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Carbon stops at the borders: The CBAM Regulation for the Environment

What is the point of investing in reducing carbon emissions if large areas of the world continue to produce without regard for environmental pollution? Furthermore, how can such investments be supported when there are competitors who, benefiting from unfair competition, manage to apply much lower prices by producing in countries where such environmental restrictions are not implemented?
The CBAM Regulation, which was born in 2021 and will soon become a reality, aims to answer these two questions. The acronym stands for Carbon Border Adjustment Mechanism and, as the name suggests, its goal is to "even the playing field" between those who produce with an eye towards the environment and those countries that have not yet implemented such environmental regulations.
The CBAM is a mechanism for carbon adjustment at the borders that takes the form of a tax on products with high carbon density - in particular, cement, iron, steel, aluminium, and electricity - imported into the European Union from countries where the prices of these elements are lower or even negligible, precisely because of the less stringent regulations to which they are subject. "In fact, this regulation seeks to balance the green spirit in which the European Union is moving with imports from countries that are less attentive to certain sustainability issues," explains Luca Mauri, CEO of F.lli Mauri SpA. "I don't know where the introduction of the regulation will lead, what its real repercussions will be, and how it will impact the productive world, but it will certainly have important implications in our sector. It will undoubtedly also lead global multinational corporations to reflect on relocating the value chain, and the impact will be felt throughout the supply chain."
The entry into force of the regulation, initially planned for 2026, will probably be brought forward to 2025 (the transition year), but as of this year, a mandatory reporting system is being introduced with the dual objective of facilitating the transition to the new regulation and making dialogue with non-EU countries easier. The revenues derived from these taxes will contribute to the European budget.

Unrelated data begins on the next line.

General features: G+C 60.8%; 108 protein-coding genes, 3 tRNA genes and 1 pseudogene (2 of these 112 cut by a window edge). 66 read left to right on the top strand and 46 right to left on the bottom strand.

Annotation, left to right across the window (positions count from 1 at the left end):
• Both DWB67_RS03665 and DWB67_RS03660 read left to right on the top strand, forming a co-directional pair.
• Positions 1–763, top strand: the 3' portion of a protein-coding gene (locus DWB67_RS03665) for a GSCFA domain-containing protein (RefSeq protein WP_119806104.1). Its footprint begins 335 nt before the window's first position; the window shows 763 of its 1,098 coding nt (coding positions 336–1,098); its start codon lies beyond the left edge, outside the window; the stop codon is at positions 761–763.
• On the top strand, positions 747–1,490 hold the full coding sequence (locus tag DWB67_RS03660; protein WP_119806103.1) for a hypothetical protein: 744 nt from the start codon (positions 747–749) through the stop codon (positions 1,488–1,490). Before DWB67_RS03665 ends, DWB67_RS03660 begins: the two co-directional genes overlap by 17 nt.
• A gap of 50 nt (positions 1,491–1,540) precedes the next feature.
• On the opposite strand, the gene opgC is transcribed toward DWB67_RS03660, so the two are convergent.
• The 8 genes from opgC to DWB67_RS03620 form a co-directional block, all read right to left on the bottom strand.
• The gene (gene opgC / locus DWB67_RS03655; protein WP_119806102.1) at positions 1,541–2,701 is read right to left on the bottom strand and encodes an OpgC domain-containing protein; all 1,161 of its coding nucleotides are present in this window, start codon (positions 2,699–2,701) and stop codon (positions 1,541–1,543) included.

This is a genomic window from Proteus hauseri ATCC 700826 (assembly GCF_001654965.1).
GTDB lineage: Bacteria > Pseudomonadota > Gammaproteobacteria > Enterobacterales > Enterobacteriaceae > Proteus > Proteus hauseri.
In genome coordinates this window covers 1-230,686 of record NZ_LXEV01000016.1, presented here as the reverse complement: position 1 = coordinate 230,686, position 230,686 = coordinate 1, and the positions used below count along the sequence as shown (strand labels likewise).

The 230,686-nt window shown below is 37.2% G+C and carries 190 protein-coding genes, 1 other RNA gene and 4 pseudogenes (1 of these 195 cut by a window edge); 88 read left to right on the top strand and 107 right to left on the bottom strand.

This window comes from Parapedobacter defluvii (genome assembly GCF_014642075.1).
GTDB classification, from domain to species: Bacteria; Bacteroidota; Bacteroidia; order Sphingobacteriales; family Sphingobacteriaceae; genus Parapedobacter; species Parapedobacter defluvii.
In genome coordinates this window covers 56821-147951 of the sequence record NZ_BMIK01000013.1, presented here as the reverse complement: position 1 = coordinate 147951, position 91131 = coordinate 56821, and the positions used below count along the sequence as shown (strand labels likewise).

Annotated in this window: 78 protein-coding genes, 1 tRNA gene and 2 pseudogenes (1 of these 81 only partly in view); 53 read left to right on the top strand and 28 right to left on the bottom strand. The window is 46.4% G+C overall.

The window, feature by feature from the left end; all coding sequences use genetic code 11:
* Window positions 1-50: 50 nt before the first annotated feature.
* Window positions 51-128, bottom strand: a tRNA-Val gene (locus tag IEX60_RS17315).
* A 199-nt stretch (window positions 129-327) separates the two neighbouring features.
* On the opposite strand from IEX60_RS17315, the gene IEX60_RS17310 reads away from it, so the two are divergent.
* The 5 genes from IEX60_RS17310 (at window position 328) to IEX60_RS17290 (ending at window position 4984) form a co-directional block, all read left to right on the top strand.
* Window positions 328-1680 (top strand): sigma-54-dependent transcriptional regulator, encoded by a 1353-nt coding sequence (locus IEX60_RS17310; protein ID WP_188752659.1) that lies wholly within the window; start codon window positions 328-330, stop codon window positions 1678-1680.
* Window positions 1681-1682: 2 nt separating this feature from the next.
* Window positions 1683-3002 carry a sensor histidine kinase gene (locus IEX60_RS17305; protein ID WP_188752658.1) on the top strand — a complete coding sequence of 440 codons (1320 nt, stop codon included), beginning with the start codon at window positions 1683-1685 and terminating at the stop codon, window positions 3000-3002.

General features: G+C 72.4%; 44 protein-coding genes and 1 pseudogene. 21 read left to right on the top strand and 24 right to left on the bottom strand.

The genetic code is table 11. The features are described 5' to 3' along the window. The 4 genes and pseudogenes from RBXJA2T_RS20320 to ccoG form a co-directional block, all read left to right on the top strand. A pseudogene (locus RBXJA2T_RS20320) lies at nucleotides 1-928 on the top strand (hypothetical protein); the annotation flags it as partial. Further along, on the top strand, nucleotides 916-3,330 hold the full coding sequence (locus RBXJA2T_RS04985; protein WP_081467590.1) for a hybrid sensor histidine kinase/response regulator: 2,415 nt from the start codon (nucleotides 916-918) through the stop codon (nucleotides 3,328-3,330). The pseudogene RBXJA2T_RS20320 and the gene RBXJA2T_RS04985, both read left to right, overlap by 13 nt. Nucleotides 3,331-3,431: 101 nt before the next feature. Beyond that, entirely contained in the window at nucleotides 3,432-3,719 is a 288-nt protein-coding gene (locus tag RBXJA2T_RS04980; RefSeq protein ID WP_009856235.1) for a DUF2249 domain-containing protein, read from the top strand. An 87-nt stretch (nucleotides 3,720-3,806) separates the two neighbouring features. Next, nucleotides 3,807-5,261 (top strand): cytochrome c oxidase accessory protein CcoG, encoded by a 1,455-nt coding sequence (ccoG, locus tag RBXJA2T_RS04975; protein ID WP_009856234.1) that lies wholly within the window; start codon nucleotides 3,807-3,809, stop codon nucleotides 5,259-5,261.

Let's take a closer look at how this compensation mechanism should work: the goal of the CBAM is to adjust the cost of products with high carbon density imported from outside the European Union to the ETS (Emissions Trading System), the community emission trading system. In this way, goods produced in the territory covered by the ETS - that is, the entire EU territory - can compete with imported goods, which will be covered by the CBAM.
The rationale behind the law is to avoid unfair competition that favours imported products over those made within the European Union, but not only that: it also aims to prevent the significant efforts to reduce carbon emissions made in recent years and even more so in the years to come from being undermined by the localization of production in other countries and by the increase in imports due to currently more favourable prices.
The ETS and CBAM systems will initially be active at the same time, but over time, the new system will replace the ETS, just as the initially planned free emission quotas of greenhouse gases from both mechanisms will gradually disappear. Even paid emission quotas, given the elimination of the free ones and the probable shortening of the entry-into-force times, will lead to an increase in the price of carbon and therefore the cost of goods subject to the ETS and CBAM systems.
The solution? Only one, but it should be independent of the ETS, CBAM, or other disincentive mechanisms: to begin producing in a more environmentally friendly manner.